I have a very kind sister-in-law in Florida who sends Balikbayan boxes regularly to my in-laws here in Marilao,so if my wife or I have something we need that we can only find in a US store, we have it shipped to her sister to go into the next outbound box.  Works out pretty well for me.

There are some people out there (and often for good reason) who are already fuming, I bet, because they have no relatives handy for these tasks, or do not want their relatives involved.  That’s certainly a valid concern.  (remind me sometime to tell you about the bright spark of hope I knew who used to live in the Philippines and prevailed upon his ex-wife in the US to handle his mail ;-) Long story, but I digress).

Moving to the Philippines — Mail with no relatives involved:

Fortunately, there are a number of reliable, not too expensive companies in the US who provide essentially the same service.

They provide a street address you can have your mail sent to )by the way, don’t use a post office box, UPS, FedEx, etc. won’t deliver to them).  A simple address change with your credit company gets the card billing there as well.

When I started writing this article I went looking and I found the business has mushroomed since last year when I last looked.  here are just a few sample services, there are many to choose from:

  • My  USA  Here’s a company, physically located in Florida, which provides a street address, forwards mail, receives and forwards packages and pretty much does everything you would need to maintain a presence in the US while living in the Philippines.  The link I furnished opens on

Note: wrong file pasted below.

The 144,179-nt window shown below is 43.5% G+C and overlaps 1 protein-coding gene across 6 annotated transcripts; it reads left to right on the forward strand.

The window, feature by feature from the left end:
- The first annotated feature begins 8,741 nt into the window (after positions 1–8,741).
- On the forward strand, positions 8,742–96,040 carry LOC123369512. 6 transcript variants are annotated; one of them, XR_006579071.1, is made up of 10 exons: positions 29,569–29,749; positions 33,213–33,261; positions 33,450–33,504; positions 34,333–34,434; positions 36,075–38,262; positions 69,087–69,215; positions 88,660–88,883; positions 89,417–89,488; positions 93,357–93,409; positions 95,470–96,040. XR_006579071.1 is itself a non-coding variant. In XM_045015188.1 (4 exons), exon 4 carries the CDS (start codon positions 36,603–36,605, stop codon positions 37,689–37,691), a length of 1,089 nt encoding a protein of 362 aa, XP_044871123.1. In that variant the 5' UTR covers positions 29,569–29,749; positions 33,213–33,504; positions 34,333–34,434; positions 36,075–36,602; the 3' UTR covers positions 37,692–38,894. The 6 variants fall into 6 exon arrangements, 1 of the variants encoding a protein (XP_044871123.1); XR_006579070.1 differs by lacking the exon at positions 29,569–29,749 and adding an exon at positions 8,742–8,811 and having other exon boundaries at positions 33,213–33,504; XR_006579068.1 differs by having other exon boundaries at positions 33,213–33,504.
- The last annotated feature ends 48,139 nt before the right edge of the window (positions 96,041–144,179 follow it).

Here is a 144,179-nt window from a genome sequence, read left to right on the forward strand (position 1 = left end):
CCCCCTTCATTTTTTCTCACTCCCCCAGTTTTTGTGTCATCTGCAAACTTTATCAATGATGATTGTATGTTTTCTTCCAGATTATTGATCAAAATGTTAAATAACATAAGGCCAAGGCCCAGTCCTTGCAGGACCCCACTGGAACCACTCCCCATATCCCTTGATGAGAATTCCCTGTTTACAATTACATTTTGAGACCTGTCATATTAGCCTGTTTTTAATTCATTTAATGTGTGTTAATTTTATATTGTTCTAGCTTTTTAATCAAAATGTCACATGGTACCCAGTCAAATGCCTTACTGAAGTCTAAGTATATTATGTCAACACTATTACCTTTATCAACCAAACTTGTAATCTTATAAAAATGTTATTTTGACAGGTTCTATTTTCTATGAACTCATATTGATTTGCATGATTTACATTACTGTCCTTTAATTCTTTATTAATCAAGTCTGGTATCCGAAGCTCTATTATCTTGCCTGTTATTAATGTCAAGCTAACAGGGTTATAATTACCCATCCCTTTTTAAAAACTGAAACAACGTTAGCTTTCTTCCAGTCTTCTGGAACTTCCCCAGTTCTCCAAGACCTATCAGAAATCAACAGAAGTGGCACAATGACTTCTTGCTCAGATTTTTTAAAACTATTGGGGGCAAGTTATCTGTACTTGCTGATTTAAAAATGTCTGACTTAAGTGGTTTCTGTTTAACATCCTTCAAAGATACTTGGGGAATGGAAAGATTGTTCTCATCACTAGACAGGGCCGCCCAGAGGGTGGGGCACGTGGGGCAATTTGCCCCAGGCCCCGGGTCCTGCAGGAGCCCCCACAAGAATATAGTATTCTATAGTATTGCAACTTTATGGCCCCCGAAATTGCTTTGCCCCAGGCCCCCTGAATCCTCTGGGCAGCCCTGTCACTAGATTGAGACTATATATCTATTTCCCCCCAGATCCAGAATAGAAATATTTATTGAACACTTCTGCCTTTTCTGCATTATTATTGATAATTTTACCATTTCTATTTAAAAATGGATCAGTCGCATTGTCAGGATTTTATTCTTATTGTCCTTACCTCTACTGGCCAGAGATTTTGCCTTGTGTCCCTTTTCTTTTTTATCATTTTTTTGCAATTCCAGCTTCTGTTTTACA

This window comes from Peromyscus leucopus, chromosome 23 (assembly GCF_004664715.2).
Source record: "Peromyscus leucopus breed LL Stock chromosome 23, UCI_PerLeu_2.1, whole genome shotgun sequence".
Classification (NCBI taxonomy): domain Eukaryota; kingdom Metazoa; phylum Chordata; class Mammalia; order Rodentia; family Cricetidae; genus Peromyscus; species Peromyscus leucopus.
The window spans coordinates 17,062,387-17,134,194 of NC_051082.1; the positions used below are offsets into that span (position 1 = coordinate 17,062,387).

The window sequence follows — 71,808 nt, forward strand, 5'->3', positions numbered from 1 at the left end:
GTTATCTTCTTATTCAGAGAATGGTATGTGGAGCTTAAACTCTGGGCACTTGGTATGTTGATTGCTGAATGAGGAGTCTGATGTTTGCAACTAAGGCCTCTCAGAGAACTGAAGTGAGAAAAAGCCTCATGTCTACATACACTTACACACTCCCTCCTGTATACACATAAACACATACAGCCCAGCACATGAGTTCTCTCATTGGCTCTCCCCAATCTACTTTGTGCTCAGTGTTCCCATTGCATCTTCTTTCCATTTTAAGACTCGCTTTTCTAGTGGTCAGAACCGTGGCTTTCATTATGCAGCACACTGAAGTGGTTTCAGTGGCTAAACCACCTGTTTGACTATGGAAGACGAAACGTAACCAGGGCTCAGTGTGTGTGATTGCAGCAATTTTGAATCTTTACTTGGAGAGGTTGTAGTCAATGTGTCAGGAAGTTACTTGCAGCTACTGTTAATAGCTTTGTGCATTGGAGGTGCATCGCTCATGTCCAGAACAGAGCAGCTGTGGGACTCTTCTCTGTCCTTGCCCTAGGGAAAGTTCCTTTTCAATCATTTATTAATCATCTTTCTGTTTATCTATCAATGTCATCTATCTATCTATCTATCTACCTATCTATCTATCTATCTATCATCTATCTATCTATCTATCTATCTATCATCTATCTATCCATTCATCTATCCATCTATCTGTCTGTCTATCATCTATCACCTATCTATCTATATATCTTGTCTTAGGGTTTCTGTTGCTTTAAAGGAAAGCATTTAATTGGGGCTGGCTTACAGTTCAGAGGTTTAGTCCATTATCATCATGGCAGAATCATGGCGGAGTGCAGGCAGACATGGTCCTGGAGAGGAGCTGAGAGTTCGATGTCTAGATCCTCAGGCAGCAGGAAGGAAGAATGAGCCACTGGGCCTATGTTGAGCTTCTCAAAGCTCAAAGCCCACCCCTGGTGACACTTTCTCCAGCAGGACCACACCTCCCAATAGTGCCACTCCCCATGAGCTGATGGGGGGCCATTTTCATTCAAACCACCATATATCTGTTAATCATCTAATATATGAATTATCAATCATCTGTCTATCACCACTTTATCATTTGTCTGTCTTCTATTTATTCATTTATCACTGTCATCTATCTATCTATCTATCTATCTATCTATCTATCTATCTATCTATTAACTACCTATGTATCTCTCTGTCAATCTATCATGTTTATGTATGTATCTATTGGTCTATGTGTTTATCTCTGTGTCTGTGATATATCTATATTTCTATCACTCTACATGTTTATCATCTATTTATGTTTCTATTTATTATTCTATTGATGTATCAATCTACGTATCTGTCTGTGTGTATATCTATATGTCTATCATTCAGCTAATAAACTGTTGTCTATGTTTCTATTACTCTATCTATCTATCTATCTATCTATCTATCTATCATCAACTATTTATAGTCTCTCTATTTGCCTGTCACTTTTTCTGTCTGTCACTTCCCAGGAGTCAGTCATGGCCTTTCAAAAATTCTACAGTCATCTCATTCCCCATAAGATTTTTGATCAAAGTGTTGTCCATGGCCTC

their rates page, seems pretty reasonable to me.  This company comes recommend to me by a friend who has used them for nearly 5 years now, so they seem pretty reliable and established.
  • This is another service, physically located in Texas which provides a street address, forwards mail to you or discards it, at your direction and will even open important mail at your request and scan it to their web site so you can see it almost instantly.  They have tons of other services as well and as you can see from the page I linked to, their fees are reasonable.

There are tons more companies to evaluate, a simple Google search will turn up pages of them.  Chose the one that is best for you.

As a parting thought, think about how much mail your really need.  The recent US tax rebate program is a good example.

I knew what I was supposed to get, I file my taxes electronically to direct deposit in my primary US bank, so on the date the IRS said my rebate was going to be sent out, I checked my bank and presto, it was there.

They have since sent at least three more pieces of paper about the program, but for what reason?  Beats me, except some clerk had to get paid to monitor the machine sending out the explanation.

How much explanation do I need for a simple bank deposit?  They could have rebated me $1250 instead of $1200 if they hadn’t wasted all the paper, postage and time.